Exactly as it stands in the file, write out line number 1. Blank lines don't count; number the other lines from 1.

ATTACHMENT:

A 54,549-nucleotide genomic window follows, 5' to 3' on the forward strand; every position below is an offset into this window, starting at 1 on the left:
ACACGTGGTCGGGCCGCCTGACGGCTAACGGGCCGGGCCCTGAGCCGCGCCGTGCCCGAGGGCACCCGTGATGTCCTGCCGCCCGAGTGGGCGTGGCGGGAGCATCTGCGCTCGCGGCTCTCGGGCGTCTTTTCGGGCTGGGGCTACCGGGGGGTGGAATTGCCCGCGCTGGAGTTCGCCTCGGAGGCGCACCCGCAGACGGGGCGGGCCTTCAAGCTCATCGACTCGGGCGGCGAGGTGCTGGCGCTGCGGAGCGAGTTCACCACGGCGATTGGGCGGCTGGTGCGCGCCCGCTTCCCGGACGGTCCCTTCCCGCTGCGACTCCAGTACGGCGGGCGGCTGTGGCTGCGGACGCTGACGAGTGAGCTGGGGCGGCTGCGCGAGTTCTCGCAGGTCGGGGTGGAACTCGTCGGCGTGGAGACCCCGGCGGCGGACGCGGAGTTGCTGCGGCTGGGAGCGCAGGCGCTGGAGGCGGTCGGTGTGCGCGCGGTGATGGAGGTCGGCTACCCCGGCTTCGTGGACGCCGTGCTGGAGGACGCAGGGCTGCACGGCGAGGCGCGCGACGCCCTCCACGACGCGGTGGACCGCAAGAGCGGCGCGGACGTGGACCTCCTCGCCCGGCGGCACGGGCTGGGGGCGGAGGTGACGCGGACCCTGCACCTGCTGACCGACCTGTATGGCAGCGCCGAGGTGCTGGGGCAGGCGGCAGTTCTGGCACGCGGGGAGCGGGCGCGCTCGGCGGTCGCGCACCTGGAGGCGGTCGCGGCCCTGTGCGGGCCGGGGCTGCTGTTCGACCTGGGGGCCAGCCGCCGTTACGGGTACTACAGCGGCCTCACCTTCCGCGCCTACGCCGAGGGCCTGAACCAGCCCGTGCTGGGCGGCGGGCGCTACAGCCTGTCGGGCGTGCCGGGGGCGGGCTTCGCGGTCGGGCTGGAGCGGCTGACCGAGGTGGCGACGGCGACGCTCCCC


A 54,549-nucleotide genomic window follows, 5' to 3' on the forward strand; every position below is an offset into this window, starting at 1 on the left: